Some girls grow up imagining their wedding, dreaming about their perfect day. I didn’t (although I did try, honestly, and got bored after about ten minutes). So when I moved to the UK I was shocked to discover that I have pretty strong feelings about what makes a wedding good. It mostly has to do with alcohol, which makes me seem very shallow when I gripe to my friends and colleagues about it.
If you don’t drink or are from a culture where alcohol isn’t an integral part of celebrations, know that you are completely exempt from this tirade. Feel free to skip the whole thing actually. Or stay and read on if you want to hear more about just how awful Brits are and why they’re wrong about everything wedding-related.Three and a half years in the UK, and a native partner, has gotten me into a few of these quintessentially British weddings and all I have been able to conclude is that Brits don’t actually know what a wedding is meant to be.
I first caught on to this British shared delusion after living here for a year. The location of my first British wedding was hard to get to (in London terms: no tube stop, outrageous) and I was confused to be invited for nine PM. Interesting, as every other experience with UK nightlife has been an adjustment for the opposite. You start drinking right after work and then go home at ten or at the very latest eleven when the pub closes. Reasonable, but the complete opposite of what I was used to in Denmark, where we get drunk at home, go out after midnight and don’t leave the bar until the sun has come up.
This wedding promised to be different however. Excited as I was, I hiked up my heels and teetered down south for nine PM. As a group of colleagues and I entered the venue, dinner was in full swing. A bit odd, but there was a standing buffet in an adjoining room, so we headed for that. One of the grooms spotted us and came over to apologise for how delayed the dinner had gotten. Of course, no problem, that is bound to happen at a wedding. Seeing as me and the groom weren’t close it made sense that only close friends and family were invited to the sit down dinner. Food in hand we headed towards the bar, where I encountered my main gripe, the seed of my wedding-shaming.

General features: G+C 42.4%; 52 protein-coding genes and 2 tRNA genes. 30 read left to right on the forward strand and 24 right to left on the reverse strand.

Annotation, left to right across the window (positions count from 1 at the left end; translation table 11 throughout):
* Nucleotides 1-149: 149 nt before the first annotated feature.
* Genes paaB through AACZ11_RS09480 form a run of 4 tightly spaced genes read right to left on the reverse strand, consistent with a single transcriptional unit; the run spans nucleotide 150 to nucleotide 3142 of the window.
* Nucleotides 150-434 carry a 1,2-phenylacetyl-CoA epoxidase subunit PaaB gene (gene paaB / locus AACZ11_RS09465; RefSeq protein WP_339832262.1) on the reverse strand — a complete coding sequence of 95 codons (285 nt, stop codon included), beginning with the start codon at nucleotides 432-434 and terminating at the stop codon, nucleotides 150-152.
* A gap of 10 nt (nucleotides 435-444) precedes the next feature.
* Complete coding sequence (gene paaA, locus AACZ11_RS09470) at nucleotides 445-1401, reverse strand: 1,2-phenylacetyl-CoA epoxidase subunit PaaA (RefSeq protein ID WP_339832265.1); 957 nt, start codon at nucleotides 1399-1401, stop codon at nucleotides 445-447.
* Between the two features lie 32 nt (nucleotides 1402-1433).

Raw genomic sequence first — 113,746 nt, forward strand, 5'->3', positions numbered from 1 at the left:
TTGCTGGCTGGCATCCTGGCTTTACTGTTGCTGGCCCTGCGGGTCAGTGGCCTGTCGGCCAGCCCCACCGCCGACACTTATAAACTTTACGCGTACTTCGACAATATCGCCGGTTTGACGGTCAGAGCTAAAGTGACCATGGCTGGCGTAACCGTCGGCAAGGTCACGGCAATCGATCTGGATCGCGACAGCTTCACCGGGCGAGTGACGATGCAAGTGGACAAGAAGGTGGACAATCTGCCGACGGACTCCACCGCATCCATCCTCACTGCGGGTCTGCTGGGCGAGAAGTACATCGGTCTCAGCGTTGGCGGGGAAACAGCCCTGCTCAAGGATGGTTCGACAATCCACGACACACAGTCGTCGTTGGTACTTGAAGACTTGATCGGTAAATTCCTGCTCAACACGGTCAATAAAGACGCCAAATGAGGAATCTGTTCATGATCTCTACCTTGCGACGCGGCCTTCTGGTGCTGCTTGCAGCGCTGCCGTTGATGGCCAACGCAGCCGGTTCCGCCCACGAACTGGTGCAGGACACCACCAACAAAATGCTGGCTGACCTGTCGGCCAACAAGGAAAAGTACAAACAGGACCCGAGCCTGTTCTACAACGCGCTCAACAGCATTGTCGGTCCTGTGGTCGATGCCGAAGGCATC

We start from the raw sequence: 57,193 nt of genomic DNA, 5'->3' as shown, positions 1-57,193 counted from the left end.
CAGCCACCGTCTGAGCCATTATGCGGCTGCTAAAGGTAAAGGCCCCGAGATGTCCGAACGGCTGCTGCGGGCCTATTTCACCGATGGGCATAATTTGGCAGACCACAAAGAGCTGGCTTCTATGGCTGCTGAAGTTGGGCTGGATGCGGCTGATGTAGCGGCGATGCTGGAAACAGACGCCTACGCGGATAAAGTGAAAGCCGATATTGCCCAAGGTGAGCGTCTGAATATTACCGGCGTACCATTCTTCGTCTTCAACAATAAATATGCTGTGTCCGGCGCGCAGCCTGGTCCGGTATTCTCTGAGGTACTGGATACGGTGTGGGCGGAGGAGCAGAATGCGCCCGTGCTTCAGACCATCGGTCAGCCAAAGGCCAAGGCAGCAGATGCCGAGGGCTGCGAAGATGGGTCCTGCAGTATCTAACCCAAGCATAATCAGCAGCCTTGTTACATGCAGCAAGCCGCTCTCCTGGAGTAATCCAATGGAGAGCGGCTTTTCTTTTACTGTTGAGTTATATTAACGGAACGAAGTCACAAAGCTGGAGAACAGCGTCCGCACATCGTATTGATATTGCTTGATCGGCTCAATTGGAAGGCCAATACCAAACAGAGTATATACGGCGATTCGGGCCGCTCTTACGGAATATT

‘That’s four pounds, please,’ the barman said.
The bar was not ‘open’. You might say it was very closed unless you’ve been inducted into the reality of British weddings and knew to hit an ATM before arriving. My (British) colleague saved the bartender from a very awkward stand off with me and paid for my four pound bottle of Corona, which I immediately regretted ordering. But the bartender had already popped the cap off and my colleague was walking away, both seemingly ignorant to the great injustice of the exchange they had just participated in.
We awkwardly hovered around the edges of the dinner party until I decided I needed more alcohol. There was an ATM in the building – how considerate of them – so I kept drinking until the tables were cleared and dancing began.
The playlist was ordered by year and contained just the right amount of Beyonce, so I was having a blast. Right up until midnight when the lights came on and the music stopped. Maybe another speech, a fun game, a late-night snack? No, the wedding was over. Please leave. The happy couple, who were very much standing and not slurring their words at all, started packing up the tables and taking down the decorations. Once again everyone around me was participating in this elaborate prank as if it was totally normal. My colleagues gathered up our stuff and we left. At midnight. After three hours and four overpriced drinks. It can only be described as a realistic Cinderella moment, where at the stroke of midnight – poof – you’re left sitting in the middle of the street with nothing but pumpkin.
If by the end of this you think I’m being harsh I can only apologise and say ‘You’ve never been to a good wedding’.
The average British wedding costs a mind-boggling £30.000, three times more than in Denmark – and I am very curious as to where that money goes. I’m joking, I’m pretty sure I know where it goes: to the venues. For extortionate prices you get to have your wedding at the venue of your choice (in two and half years when their first available date is, unless you want to get married on a Tuesday) and they get to dictate the sub-par menu, how much alcohol you can bring, what kind of decorations you can have, whether you can bring children, and when you have to leave. Oh, and they also get to set the prices for the ‘open’ bar.